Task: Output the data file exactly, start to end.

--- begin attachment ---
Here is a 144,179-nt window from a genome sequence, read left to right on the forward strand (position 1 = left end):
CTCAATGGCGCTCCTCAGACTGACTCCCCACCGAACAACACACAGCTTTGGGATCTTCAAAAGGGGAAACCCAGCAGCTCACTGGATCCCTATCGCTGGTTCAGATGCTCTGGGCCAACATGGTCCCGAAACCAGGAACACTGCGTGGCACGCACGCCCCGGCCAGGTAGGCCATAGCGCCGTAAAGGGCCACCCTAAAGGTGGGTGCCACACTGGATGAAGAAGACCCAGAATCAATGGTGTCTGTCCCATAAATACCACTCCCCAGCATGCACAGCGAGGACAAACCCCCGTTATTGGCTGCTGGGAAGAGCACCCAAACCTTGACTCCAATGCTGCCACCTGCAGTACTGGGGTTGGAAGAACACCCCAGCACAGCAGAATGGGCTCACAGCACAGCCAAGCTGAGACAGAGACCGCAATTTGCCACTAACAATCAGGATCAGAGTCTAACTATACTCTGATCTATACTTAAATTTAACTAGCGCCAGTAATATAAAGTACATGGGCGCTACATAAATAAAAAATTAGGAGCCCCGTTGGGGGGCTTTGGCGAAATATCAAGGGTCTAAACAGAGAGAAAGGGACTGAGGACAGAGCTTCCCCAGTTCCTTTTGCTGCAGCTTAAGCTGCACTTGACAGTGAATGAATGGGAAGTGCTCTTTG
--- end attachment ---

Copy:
Here is a 144,179-nt window from a genome sequence, read left to right on the forward strand (position 1 = left end):
CTCAATGGCGCTCCTCAGACTGACTCCCCACCGAACAACACACAGCTTTGGGATCTTCAAAAGGGGAAACCCAGCAGCTCACTGGATCCCTATCGCTGGTTCAGATGCTCTGGGCCAACATGGTCCCGAAACCAGGAACACTGCGTGGCACGCACGCCCCGGCCAGGTAGGCCATAGCGCCGTAAAGGGCCACCCTAAAGGTGGGTGCCACACTGGATGAAGAAGACCCAGAATCAATGGTGTCTGTCCCATAAATACCACTCCCCAGCATGCACAGCGAGGACAAACCCCCGTTATTGGCTGCTGGGAAGAGCACCCAAACCTTGACTCCAATGCTGCCACCTGCAGTACTGGGGTTGGAAGAACACCCCAGCACAGCAGAATGGGCTCACAGCACAGCCAAGCTGAGACAGAGACCGCAATTTGCCACTAACAATCAGGATCAGAGTCTAACTATACTCTGATCTATACTTAAATTTAACTAGCGCCAGTAATATAAAGTACATGGGCGCTACATAAATAAAAAATTAGGAGCCCCGTTGGGGGGCTTTGGCGAAATATCAAGGGTCTAAACAGAGAGAAAGGGACTGAGGACAGAGCTTCCCCAGTTCCTTTTGCTGCAGCTTAAGCTGCACTTGACAGTGAATGAATGGGAAGTGCTCTTTG